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The fact that the HRM program was “well established” and did not require “the investment of company resources into vetting various different HRM program options” were seen as key to the success of the program. The “extensive assistance provided” was also cited as important to attracting participation by small businesses.

Nancy Grover is the president of NMG Consulting and the Editor of Workers' Compensation Report, a publication of our parent company, LRP Publications. She can be reached at riskletters@lrp.com.
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Behavioral Safety

Safety Initiative Saves Millions

Safeway rebuilt its safety culture on a foundation of positive reinforcement, leading to savings in excess of $100 million.
By: | April 6, 2015 • 5 min read
Safeway

Not long ago some of Safeway’s divisions had frequency rates ranging between 9.0 and 11.0 per 200,000 hours worked. Last year, the company’s stores averaged just over 4.0 with some in the 3s and even the 2s.

“We are not just outperforming our industry sector, but we outperformed OSHA expectations for our business,” said Ward Ching, vice president of risk management operations for Albertsons/Safeway, a newly combined organization purchased by Cerberus in January 2015. The question that everyone is asking is: “How did Safeway do this?”

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The answer lies in the Safeway Culture of Safety initiative. Hired as an outside consultant, Ching introduced a framework that integrates behavioral safety into the Safeway business/retail execution model.

“The program lives in the space of enterprise risk management,” Ching explained. “It is, for all intents and purposes, a combination of behavior economics — the study of how price and incentives influence behaviors — and behavior safety, which focuses on identifying and quantifying the drivers of loss.”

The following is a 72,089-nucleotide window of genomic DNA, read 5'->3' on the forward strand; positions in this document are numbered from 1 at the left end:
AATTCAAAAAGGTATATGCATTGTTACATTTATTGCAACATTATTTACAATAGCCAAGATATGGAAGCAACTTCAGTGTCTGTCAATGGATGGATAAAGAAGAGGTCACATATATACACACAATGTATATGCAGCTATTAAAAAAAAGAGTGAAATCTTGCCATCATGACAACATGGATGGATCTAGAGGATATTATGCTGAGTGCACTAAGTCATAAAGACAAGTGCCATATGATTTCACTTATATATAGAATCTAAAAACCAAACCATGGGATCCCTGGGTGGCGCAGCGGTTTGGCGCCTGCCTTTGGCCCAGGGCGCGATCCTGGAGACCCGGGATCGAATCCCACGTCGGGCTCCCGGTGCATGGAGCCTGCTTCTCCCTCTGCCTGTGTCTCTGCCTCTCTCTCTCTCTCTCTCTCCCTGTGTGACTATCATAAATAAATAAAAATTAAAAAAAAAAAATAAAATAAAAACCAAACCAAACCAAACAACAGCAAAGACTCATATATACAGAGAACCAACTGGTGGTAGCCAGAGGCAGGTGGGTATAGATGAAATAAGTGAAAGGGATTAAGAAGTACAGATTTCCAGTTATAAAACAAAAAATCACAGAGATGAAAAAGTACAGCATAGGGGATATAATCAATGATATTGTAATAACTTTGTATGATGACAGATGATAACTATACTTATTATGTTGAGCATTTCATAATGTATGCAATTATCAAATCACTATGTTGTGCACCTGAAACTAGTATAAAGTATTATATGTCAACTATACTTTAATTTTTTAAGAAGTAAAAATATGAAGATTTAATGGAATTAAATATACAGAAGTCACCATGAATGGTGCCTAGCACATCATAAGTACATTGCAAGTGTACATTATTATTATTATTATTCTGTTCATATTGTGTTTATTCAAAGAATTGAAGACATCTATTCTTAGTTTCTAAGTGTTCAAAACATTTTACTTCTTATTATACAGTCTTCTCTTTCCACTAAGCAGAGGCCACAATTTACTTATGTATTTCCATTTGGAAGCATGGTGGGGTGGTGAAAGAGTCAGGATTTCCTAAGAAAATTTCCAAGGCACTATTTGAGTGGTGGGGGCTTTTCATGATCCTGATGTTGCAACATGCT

Ching estimated that over the past four years the program has been credited with saving the company more than $100 million in direct costs.

The Framework

Most of the company’s efforts to reduce its workers’ comp and general liability costs had been to manage claims after the fact. The idea for the Culture of Safety was that preventing losses from occurring could significantly reduce costs, as well as improve worker productivity and engagement and help drive better retail execution in the stores.

In 2008-09, Ching and an internal Safeway team used various quantitative analyses and set a specific target frequency rate of 4.5 per 200,000 hours worked for all divisions and store departments.

Ward Ching, vice president of risk management operations, Albertsons/Safeway

Ward Ching, vice president of risk management operations, Albertsons/Safeway

The first step was to study the general culture of Safeway. As Ching explained, the safety program would need to work within the company’s core culture in order for it to be successful.

Based on survey work done with other organizations, Ching identified a number of “essential behavioral hypotheses” and tested them across 5 percent of the entire Safeway organization. “For six months, a colleague and I were focused at the store level,” he said. “I spent half an hour with them asking questions, testing the hypotheses.” They were reworked and became the core tenets of the initiative.

Part of the initiative was to create data transparency within the organization, which allows all stakeholders to see their frequency reduction performance against all divisions at the same time.